A huge gulf lies between busyness and productivity. You learn and implement tons of time management techniques, but they don't work because you don't know how to manage your energy.
To work and live better, you need to say goodbye to energy-consuming habits preventing you from productivity and success.
Stop doing these seven things now to save energy for more efficient work.
1. Stop working
Working hard and focused too much, you lock your brain and block it from inspiration and reflection. The result is that you spend energy on finding solutions, which has nothing in common with success: you feel exhausted, frustrated, and still hitting a plateau.
To change that, walk away from your work once in a while.
Spend some time alone. The Harvard study proves that a certain amount of solitude makes us more capable, as it's good for both brain and spirit. People often find solutions when they don't search for them, and it's the power of lonely as it stands.
Second, the skill of delegating tasks is among must-haves for every professional manager.
And third, seeking help when needed is not about your laziness or inability to work hard. Instead of wasting time on trying to figure out something you don't understand, let the experts help you and focus on other tasks instead.
Delegate tasks to avoid burnouts and procrastination.
How I did it. When snowed under tons of freelance writing projects, I saved time by delegating topics research and articles outlines to writers from Bid4Papers.com.
3. Stop seeking perfection
What is the #1 reason for your procrastination?
You are waiting for the perfect moment to come. The result is that you end up missing it.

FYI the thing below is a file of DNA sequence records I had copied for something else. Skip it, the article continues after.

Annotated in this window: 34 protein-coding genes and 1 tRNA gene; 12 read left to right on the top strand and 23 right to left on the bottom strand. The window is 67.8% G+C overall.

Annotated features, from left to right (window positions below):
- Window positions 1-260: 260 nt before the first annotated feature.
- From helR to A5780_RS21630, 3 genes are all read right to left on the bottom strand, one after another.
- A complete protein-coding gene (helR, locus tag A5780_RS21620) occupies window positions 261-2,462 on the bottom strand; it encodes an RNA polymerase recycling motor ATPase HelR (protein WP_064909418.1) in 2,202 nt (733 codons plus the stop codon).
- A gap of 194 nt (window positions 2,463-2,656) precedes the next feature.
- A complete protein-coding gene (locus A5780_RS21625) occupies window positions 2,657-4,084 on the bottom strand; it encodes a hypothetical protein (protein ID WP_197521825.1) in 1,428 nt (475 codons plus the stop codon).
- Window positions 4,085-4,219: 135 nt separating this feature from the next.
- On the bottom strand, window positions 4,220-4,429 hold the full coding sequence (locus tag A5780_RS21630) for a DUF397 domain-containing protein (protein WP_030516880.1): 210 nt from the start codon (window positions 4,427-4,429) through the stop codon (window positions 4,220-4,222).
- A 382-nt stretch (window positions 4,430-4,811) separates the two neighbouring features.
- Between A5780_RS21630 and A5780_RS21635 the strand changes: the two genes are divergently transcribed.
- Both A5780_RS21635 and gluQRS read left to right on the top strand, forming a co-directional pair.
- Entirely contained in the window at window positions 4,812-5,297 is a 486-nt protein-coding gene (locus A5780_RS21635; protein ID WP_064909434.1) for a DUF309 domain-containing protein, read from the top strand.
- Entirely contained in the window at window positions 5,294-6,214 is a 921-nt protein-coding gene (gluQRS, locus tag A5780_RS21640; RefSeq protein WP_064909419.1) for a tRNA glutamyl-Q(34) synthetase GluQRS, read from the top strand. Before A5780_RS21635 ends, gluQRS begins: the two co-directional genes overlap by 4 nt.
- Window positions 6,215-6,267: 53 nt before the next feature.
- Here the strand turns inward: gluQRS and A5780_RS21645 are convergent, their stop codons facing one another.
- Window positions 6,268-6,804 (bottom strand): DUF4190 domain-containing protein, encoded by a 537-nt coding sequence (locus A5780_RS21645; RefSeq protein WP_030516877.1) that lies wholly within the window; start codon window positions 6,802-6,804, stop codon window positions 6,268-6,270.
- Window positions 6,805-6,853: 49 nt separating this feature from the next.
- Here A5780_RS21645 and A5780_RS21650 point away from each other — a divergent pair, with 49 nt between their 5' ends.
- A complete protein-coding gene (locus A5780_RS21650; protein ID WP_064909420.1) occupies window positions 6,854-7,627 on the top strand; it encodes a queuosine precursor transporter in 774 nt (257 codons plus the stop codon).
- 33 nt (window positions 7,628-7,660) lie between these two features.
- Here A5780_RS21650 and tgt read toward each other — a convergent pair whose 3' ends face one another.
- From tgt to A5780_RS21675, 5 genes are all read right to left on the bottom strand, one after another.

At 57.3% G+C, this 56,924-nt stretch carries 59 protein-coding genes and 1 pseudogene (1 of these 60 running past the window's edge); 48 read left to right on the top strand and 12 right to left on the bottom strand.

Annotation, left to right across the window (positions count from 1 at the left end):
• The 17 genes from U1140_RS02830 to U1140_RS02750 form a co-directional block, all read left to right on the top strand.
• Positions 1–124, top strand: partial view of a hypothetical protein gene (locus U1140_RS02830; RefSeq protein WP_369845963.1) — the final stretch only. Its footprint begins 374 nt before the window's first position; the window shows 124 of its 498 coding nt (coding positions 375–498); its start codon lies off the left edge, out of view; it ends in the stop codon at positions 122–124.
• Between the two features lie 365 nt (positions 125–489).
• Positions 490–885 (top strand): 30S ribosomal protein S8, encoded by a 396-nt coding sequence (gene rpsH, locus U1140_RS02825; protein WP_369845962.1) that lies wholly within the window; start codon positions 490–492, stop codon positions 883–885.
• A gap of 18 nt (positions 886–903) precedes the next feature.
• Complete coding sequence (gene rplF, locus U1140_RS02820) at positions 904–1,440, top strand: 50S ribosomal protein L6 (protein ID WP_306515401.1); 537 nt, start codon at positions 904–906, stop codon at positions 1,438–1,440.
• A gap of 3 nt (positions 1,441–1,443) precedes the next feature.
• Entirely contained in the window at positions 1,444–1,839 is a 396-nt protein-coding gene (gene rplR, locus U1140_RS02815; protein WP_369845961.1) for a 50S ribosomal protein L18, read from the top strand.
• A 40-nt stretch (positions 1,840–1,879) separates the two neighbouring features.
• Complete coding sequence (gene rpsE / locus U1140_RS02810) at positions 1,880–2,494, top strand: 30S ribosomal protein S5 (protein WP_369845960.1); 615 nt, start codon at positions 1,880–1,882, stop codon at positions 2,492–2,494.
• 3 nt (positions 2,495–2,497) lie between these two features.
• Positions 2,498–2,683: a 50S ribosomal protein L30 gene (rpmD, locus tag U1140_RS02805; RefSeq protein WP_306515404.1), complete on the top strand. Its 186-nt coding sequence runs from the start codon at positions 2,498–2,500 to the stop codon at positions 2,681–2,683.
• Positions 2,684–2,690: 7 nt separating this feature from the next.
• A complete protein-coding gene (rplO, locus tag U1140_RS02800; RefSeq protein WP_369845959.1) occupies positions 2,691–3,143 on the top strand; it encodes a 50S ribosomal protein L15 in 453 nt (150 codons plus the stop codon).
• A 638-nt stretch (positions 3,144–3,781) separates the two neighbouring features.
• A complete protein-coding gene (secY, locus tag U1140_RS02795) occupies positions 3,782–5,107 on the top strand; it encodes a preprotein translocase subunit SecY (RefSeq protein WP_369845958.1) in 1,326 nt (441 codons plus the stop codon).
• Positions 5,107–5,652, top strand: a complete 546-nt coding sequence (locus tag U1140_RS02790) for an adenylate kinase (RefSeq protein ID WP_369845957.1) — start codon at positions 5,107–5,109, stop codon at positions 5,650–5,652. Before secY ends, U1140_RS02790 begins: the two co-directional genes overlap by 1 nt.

Or, you are a perfectionist wanting everything to look ideal. The result is that you:
miss the big picture because you focus on small things, and
spend more time on the task than it's required.
The paradox is, increased perfectionism equals decreased productivity. Dr. Simon Sherry from Dalhousie University found a correlation between these two, which led to procrastination.
In business, if you've picked the perfect moment, it means you are late.
So, stop seeking for it. Do it now.
How I did it. After reading S.U.M.O by McGee Paul, I've changed my mind about how a perfect text should look like. Now I don't sit and wait for inspiration to start writing. I write. And make my writings better by ruthless editing.
4. Stop working overtime
The more you work, the less productive you become. Henry Ford had noticed it in 1926 when conducted experiments with decreasing daily working hours.
A hundred years later, you continue sacrificing rest and sleep in hopes to pack a lot.
Don't do that.
To maintain a high level of productivity, make sure you sleep and have enough energy to deal with tasks. Sleep is essential to mental health, and it's your cure for stresses, depression at work, and productivity loss.
How I did it. I stopped working after 8pm. I tried a 90/20 rule by Tony Schwartz and then changed it for Pomodoro technique to control my schedule and avoid overworking.
5. Stop going with the flow